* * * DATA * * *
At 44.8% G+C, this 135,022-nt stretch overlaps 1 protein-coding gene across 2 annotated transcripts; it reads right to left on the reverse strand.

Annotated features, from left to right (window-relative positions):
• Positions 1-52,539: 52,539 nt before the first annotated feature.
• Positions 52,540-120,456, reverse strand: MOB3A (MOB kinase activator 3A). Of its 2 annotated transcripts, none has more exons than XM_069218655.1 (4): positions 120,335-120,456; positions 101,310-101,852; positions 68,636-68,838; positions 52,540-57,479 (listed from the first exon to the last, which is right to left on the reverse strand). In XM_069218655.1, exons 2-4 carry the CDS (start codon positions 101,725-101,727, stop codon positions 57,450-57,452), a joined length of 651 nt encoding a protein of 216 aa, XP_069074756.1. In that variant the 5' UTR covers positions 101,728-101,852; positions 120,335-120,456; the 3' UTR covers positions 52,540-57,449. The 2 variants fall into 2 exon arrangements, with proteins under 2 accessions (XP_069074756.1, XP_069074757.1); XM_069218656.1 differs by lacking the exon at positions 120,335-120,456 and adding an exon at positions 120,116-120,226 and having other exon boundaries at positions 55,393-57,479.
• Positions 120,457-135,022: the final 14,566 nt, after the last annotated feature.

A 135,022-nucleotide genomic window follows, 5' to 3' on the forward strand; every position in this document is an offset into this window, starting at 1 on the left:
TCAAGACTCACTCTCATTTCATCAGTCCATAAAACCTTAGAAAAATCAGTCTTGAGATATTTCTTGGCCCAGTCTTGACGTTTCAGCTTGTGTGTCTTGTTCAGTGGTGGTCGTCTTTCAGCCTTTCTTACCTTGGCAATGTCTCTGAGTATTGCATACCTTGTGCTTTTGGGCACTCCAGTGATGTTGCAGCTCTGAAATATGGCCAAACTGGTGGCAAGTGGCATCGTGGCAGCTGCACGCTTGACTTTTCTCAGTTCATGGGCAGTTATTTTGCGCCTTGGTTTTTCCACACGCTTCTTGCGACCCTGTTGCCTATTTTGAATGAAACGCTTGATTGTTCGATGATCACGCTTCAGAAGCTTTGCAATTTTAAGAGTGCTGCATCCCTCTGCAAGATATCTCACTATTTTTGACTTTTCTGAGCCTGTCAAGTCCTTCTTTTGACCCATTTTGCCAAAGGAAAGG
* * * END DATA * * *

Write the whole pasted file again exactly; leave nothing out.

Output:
At 44.8% G+C, this 135,022-nt stretch overlaps 1 protein-coding gene across 2 annotated transcripts; it reads right to left on the reverse strand.

Annotated features, from left to right (window-relative positions):
• Positions 1-52,539: 52,539 nt before the first annotated feature.
• Positions 52,540-120,456, reverse strand: MOB3A (MOB kinase activator 3A). Of its 2 annotated transcripts, none has more exons than XM_069218655.1 (4): positions 120,335-120,456; positions 101,310-101,852; positions 68,636-68,838; positions 52,540-57,479 (listed from the first exon to the last, which is right to left on the reverse strand). In XM_069218655.1, exons 2-4 carry the CDS (start codon positions 101,725-101,727, stop codon positions 57,450-57,452), a joined length of 651 nt encoding a protein of 216 aa, XP_069074756.1. In that variant the 5' UTR covers positions 101,728-101,852; positions 120,335-120,456; the 3' UTR covers positions 52,540-57,449. The 2 variants fall into 2 exon arrangements, with proteins under 2 accessions (XP_069074756.1, XP_069074757.1); XM_069218656.1 differs by lacking the exon at positions 120,335-120,456 and adding an exon at positions 120,116-120,226 and having other exon boundaries at positions 55,393-57,479.
• Positions 120,457-135,022: the final 14,566 nt, after the last annotated feature.

A 135,022-nucleotide genomic window follows, 5' to 3' on the forward strand; every position in this document is an offset into this window, starting at 1 on the left:
TCAAGACTCACTCTCATTTCATCAGTCCATAAAACCTTAGAAAAATCAGTCTTGAGATATTTCTTGGCCCAGTCTTGACGTTTCAGCTTGTGTGTCTTGTTCAGTGGTGGTCGTCTTTCAGCCTTTCTTACCTTGGCAATGTCTCTGAGTATTGCATACCTTGTGCTTTTGGGCACTCCAGTGATGTTGCAGCTCTGAAATATGGCCAAACTGGTGGCAAGTGGCATCGTGGCAGCTGCACGCTTGACTTTTCTCAGTTCATGGGCAGTTATTTTGCGCCTTGGTTTTTCCACACGCTTCTTGCGACCCTGTTGCCTATTTTGAATGAAACGCTTGATTGTTCGATGATCACGCTTCAGAAGCTTTGCAATTTTAAGAGTGCTGCATCCCTCTGCAAGATATCTCACTATTTTTGACTTTTCTGAGCCTGTCAAGTCCTTCTTTTGACCCATTTTGCCAAAGGAAAGG